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Switzerland in its diversity


Table of Contents Geography    

Facts and Figures Topography and Climate Towns Transport Network

Politics    

Federalism Direct Democracy Government and Parliament Foreign Policy

Science  Switzerland – A Research Nation  Swiss National Science Foundation / Support for Research

Education  Swiss Education System  Third-level Education

Economy  Structure and Competitiveness  Sectoral Composition  Work and Employment

People    

Demography Linguistic Diversity Multicultural Switzerland Quality of Life

Culture     

Music Museums Architecture Painting and Sculpture Religion and Customs

History : Timetable

Environment     

Biodiversity Water Forests Recycling / Waste Management Energy Policy

1


Geography: Facts and figures 41,285 km2, or 1.5‰ of world‟s surface area. Maximum distances:  North-South: 220 km  West-East: 348 km

Source: Swisstopo

2


Geography: Topography and climate Highest point: Dufour Peak (altitude: 4,634 m).

Main geographic regions

Lowest point: Lake Maggiore (altitude: 193 m).

1 Jura 2 Mittelland 3 Alps

Maritime climate north of the Alps; Mediterranean influence south of the Alps. Average temperatures for July:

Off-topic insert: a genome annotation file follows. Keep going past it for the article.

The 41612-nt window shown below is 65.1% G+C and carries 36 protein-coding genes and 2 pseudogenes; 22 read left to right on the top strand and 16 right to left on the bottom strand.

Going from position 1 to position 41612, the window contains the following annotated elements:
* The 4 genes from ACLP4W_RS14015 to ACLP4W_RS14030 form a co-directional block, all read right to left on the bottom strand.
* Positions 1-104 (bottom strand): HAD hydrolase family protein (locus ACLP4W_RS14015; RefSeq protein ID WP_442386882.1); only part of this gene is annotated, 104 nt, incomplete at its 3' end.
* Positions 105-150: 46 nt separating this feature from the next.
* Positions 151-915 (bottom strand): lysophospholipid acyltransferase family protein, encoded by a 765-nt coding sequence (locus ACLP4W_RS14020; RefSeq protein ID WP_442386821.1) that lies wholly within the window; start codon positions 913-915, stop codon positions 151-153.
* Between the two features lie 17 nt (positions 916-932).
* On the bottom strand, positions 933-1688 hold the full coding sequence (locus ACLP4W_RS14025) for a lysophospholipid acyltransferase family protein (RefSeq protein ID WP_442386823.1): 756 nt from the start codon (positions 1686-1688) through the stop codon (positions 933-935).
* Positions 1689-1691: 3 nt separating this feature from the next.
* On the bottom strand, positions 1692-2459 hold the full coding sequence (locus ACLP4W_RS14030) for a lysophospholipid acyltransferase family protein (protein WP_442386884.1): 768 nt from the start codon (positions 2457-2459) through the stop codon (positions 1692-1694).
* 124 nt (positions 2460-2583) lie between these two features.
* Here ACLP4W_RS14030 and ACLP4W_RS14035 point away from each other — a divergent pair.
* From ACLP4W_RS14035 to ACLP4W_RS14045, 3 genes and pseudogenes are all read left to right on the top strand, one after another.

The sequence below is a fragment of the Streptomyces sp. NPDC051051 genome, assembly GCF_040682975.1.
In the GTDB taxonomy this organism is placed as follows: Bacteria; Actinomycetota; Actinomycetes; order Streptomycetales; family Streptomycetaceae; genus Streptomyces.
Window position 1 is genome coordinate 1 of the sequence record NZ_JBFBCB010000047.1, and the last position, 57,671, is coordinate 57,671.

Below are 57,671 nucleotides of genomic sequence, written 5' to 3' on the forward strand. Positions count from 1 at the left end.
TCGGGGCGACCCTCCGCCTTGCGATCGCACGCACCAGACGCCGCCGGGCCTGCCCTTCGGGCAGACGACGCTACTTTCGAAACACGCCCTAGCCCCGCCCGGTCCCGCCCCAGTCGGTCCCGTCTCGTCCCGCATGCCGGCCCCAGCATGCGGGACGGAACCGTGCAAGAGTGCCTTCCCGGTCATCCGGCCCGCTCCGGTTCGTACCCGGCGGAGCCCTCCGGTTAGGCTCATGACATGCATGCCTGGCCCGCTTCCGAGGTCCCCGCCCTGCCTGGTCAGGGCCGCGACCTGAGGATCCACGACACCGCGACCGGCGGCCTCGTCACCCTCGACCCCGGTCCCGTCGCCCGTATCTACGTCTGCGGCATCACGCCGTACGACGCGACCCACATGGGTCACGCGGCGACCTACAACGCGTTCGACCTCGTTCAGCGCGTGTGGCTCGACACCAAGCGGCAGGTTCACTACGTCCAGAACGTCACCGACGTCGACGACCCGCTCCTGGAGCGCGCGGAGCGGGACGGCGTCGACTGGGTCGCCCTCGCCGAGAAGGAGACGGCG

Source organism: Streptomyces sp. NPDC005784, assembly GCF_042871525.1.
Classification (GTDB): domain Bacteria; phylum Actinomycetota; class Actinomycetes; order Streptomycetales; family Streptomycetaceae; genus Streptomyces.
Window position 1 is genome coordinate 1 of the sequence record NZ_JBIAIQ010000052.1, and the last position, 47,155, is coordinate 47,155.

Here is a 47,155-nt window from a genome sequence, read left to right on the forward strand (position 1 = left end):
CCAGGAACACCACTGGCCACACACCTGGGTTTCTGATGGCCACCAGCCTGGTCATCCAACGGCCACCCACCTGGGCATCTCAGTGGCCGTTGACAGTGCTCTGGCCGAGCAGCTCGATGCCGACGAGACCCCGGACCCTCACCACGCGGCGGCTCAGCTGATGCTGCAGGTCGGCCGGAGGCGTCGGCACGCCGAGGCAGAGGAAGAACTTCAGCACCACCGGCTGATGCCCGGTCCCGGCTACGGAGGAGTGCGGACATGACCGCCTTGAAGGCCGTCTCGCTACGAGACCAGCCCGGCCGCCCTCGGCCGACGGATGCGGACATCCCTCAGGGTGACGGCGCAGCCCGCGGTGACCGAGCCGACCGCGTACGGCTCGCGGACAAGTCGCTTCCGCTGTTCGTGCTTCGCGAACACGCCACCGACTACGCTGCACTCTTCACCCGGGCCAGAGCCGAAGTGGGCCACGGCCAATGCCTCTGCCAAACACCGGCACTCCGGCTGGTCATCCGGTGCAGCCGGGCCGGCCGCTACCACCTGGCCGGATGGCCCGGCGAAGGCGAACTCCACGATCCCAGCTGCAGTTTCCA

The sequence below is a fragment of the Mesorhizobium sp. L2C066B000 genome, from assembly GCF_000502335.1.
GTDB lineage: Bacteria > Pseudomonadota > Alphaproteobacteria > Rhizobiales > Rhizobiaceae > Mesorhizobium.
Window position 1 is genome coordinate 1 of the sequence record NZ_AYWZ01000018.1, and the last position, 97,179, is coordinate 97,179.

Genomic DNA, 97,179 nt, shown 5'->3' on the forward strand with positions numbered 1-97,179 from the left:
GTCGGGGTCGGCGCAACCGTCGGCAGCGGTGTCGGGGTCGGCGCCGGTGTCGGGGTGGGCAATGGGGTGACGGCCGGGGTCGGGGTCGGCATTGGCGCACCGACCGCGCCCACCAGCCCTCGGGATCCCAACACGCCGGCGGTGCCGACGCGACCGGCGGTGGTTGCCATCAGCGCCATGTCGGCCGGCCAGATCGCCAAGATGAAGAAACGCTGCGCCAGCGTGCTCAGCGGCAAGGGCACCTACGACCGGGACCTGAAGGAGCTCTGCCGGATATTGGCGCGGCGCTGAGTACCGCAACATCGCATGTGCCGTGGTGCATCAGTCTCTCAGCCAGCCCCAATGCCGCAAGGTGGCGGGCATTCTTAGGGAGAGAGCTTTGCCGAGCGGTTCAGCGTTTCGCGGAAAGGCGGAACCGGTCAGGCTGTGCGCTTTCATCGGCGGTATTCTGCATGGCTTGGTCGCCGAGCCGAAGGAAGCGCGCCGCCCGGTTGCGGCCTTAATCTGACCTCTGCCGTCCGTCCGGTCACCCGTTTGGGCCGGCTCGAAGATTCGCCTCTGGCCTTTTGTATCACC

Rivers

 Geneva: 19.3ºC

 Zurich: 17.6ºC  Lugano: 21.1ºC Longest glacier: Aletsch (approx. 23 km long).

3


Geography: Towns The 10 largest conurbations Conurbation Zurich

Swiss conurbations

Population 1,170,200

Geneva

521,400

Baslel

498,000

Berne

350,800

Lausanne

330,900

Lucerne

207,600

St. Gallen

149,600

Winterthur

137,000

Lugano

135,000

Baden-Brugg

115,700 Conurbations Spatial weighting as a function of the resident population in each municipality Source: SFSO, VZ 2000 / 漏 EPFL-Ch么ros / K2.6

4


Geography: Transport network Transport infrastructure – a priority: 5,100 km-long rail network, one of the densest in the world 71,500 km-long road network and 4 mn cars (514 cars/1,000 inhabitants) Access to the sea via the Rhine (Basel): 37-strong merchant fleet

Train, bus, tram, boat, aerial cableway and funicular railway stops Source: SwitzerlandMobility, 2011